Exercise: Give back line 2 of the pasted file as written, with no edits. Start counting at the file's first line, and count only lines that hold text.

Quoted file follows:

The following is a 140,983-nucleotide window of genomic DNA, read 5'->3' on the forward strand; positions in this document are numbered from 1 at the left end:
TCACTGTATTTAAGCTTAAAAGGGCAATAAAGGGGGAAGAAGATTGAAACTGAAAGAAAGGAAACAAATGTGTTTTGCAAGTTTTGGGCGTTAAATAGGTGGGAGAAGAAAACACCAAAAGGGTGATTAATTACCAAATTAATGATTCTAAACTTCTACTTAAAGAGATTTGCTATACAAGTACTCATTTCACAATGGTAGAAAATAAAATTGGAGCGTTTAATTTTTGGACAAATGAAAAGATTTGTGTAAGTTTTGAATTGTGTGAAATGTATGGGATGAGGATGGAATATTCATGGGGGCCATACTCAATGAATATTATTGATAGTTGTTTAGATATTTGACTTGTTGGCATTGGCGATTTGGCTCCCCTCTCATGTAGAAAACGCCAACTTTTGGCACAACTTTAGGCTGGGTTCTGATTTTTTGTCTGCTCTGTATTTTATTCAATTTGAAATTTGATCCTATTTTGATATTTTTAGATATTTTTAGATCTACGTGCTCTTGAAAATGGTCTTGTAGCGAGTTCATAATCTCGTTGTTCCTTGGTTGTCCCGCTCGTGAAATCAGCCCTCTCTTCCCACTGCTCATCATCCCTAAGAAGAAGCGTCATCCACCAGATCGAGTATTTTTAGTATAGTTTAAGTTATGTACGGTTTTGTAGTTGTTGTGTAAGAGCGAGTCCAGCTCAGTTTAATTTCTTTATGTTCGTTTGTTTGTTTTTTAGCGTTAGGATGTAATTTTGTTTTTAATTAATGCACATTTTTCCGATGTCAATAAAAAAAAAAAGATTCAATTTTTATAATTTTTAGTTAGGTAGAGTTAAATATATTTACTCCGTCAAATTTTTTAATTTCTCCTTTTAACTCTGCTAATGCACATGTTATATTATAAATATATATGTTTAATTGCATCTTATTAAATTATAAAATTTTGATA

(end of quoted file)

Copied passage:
TCACTGTATTTAAGCTTAAAAGGGCAATAAAGGGGGAAGAAGATTGAAACTGAAAGAAAGGAAACAAATGTGTTTTGCAAGTTTTGGGCGTTAAATAGGTGGGAGAAGAAAACACCAAAAGGGTGATTAATTACCAAATTAATGATTCTAAACTTCTACTTAAAGAGATTTGCTATACAAGTACTCATTTCACAATGGTAGAAAATAAAATTGGAGCGTTTAATTTTTGGACAAATGAAAAGATTTGTGTAAGTTTTGAATTGTGTGAAATGTATGGGATGAGGATGGAATATTCATGGGGGCCATACTCAATGAATATTATTGATAGTTGTTTAGATATTTGACTTGTTGGCATTGGCGATTTGGCTCCCCTCTCATGTAGAAAACGCCAACTTTTGGCACAACTTTAGGCTGGGTTCTGATTTTTTGTCTGCTCTGTATTTTATTCAATTTGAAATTTGATCCTATTTTGATATTTTTAGATATTTTTAGATCTACGTGCTCTTGAAAATGGTCTTGTAGCGAGTTCATAATCTCGTTGTTCCTTGGTTGTCCCGCTCGTGAAATCAGCCCTCTCTTCCCACTGCTCATCATCCCTAAGAAGAAGCGTCATCCACCAGATCGAGTATTTTTAGTATAGTTTAAGTTATGTACGGTTTTGTAGTTGTTGTGTAAGAGCGAGTCCAGCTCAGTTTAATTTCTTTATGTTCGTTTGTTTGTTTTTTAGCGTTAGGATGTAATTTTGTTTTTAATTAATGCACATTTTTCCGATGTCAATAAAAAAAAAAAGATTCAATTTTTATAATTTTTAGTTAGGTAGAGTTAAATATATTTACTCCGTCAAATTTTTTAATTTCTCCTTTTAACTCTGCTAATGCACATGTTATATTATAAATATATATGTTTAATTGCATCTTATTAAATTATAAAATTTTGATA